I expect Obama to get off the ground running. He has to. He can do that without disrespecting the office. There is an entire part of the U.S. Code set aside for transitions. No need to do anything different than in the past. He can do it quietly, in coordination with the president (or not) and get ready. But he can't (or shouldn't) create new offices out of whole cloth or act as if he's president right now.

In a perfect world, there would be a joint press conference after consultation where both POTUS and POTUS to be would be of one mind on the transition issues and crises like the one we are in.

I'm surprised there is not more hue and cry from the left with Gates.

So am I. I guess no one really expects (a) a Democratic President to exercise full control over the military (b) Obama to actually change anything about how the US military's been operating over the psst 8 years.

It's still disappointing, though.

Actually I think the gaes situation is somewhat analogous to the Brennen situation. To put a new guy in charge right off the bat could create gridlock and chaos, si it probably better to keep Gates for a while. That doesn't mean Obam isn't going to be the boss or that he isn't actually going to change things. Gates shows every indicatin of being a team player and a professional; he will so as his Commander a nd Chief directs he to do. Also indications are that he doesn't want the job for very long and it will be much easier for Obama to bring about changes in the military later down the road. Right now it appears that Obama is replacing manhy of the people immediately below and around Gates with people more to Obama's liking. When Gates leaves there will be people at the top who are Obama appointees who will support Gates's replacement.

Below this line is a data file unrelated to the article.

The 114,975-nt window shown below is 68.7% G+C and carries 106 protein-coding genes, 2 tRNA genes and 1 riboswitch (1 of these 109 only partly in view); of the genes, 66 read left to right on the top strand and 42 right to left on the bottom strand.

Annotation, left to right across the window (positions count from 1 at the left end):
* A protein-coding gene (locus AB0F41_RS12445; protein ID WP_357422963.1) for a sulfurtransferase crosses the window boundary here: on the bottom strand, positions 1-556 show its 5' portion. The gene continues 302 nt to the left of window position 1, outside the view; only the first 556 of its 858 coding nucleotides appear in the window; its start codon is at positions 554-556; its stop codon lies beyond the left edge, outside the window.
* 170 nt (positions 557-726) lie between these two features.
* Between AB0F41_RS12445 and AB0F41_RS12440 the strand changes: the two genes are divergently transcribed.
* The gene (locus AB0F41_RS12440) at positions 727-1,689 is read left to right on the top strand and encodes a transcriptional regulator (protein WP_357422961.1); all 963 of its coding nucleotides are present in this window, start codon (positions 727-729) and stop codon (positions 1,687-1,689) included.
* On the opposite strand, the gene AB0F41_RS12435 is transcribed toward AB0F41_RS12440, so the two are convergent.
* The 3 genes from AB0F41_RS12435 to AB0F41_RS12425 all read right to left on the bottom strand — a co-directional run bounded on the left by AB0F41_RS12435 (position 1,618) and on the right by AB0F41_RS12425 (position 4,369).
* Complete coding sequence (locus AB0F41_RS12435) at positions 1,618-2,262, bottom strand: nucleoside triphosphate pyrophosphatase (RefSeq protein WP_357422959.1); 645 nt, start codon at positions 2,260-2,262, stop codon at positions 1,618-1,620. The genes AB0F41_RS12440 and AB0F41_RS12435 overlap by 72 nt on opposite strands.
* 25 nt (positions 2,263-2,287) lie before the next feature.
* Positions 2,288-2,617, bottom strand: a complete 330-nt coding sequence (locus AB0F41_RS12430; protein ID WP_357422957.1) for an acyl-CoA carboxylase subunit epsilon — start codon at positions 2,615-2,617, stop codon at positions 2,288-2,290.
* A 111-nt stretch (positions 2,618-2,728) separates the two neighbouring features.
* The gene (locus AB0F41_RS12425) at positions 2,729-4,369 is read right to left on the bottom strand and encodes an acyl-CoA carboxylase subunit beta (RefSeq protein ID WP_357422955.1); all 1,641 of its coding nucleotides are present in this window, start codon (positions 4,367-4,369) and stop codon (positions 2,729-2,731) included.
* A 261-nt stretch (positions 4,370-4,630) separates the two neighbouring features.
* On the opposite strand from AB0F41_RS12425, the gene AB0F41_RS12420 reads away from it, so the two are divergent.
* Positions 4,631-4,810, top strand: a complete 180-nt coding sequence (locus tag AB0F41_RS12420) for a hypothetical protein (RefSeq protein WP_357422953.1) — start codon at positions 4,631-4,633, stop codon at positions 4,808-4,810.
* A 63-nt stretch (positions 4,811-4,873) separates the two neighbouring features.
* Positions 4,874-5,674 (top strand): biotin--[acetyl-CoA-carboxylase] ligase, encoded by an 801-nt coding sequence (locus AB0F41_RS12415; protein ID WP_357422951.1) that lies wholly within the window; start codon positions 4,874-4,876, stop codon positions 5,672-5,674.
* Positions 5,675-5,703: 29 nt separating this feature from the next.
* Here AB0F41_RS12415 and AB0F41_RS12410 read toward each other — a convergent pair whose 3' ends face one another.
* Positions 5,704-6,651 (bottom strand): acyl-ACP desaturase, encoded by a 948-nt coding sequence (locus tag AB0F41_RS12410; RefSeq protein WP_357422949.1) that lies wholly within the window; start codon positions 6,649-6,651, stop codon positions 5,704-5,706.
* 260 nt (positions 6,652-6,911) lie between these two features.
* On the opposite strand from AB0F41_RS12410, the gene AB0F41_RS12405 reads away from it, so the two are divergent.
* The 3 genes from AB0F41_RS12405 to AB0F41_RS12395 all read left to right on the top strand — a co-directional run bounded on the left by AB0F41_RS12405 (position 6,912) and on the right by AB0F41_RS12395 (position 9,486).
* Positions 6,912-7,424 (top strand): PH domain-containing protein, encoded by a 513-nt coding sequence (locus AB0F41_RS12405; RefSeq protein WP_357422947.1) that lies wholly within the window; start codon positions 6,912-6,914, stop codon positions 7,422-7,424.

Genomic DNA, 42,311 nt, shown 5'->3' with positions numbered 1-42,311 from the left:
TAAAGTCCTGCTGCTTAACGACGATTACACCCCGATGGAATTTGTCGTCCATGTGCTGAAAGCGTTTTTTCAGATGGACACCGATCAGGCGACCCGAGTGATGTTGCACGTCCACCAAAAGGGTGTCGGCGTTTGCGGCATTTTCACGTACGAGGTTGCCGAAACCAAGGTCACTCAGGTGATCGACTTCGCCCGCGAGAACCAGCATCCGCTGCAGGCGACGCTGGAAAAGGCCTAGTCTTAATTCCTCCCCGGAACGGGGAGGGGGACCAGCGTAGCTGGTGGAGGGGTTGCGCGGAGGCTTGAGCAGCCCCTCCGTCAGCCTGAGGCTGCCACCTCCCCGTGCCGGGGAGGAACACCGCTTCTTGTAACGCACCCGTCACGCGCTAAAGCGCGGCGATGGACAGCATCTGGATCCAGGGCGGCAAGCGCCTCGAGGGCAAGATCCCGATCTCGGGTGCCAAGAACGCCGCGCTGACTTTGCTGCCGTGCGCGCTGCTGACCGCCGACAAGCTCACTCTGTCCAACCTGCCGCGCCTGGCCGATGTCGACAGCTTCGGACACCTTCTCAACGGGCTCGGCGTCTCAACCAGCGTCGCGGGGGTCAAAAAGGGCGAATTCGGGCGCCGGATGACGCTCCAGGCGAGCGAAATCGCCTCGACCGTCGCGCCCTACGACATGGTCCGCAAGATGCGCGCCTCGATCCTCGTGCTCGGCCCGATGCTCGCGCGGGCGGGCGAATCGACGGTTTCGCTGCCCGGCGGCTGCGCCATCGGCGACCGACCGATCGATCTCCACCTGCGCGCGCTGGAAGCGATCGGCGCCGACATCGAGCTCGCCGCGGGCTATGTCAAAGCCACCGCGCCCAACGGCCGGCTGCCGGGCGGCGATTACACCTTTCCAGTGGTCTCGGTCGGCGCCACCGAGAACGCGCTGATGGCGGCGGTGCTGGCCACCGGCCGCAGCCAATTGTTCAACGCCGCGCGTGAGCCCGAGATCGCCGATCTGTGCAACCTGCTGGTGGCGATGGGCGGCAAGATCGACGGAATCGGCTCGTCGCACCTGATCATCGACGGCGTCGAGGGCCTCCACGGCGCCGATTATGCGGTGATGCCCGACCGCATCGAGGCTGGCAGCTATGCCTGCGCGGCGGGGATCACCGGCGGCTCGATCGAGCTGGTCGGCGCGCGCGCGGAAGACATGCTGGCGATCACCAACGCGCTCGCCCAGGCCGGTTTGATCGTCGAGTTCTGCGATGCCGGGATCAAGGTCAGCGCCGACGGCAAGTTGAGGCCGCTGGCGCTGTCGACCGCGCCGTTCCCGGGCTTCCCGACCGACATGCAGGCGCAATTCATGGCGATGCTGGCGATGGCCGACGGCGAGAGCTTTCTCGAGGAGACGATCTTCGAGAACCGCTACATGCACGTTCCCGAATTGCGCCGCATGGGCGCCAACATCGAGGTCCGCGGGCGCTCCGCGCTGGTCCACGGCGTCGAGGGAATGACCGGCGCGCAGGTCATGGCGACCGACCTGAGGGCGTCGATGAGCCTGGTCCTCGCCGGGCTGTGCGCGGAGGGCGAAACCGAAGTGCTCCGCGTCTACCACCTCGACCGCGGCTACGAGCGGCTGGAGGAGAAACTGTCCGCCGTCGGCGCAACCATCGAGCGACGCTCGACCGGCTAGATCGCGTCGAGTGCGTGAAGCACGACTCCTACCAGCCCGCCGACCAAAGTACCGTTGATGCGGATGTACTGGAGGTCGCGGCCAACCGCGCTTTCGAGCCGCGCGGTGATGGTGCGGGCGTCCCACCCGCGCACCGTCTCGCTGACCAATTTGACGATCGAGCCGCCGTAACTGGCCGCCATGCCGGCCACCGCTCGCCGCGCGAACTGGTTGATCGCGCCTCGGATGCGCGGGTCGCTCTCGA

There is a post about this over at Political Animal.

There is a post about this over at Political Animal.

Which presumably takes the usual Political Animal position of Democratic Cringe.

Well, I don't know what you mean but that. It's Steven Benen.

I get the impression that some leftie bloggers were hoping that Obama was Mr. Smith and that he was off to Washington to sweep out the old and fill the aadminstration with new faces.

Well that fantasy--the fantasy that newcomers can be the brooms that sweep out the old--is extraordinarily naive and a recipe for a botched, failed administration.

Obama is picking experienced people who are not so wedded to the past as to be incapable or unwilling to carry out his vision. They won't have to learn on the job and they are willing to head in a new direction.

That's as good as it gets in the real world. I'm not expressing cynicism here. I mean it. If he filled his adminstration with dead wood, company men, people who are mentally still in the nineties, timeservers, fronts for special interests, people with resumes but no actual competence, I'd be mad. But he hasn't. He had picked people who want to get things done and want to do the things that Obama wants and that we voted for.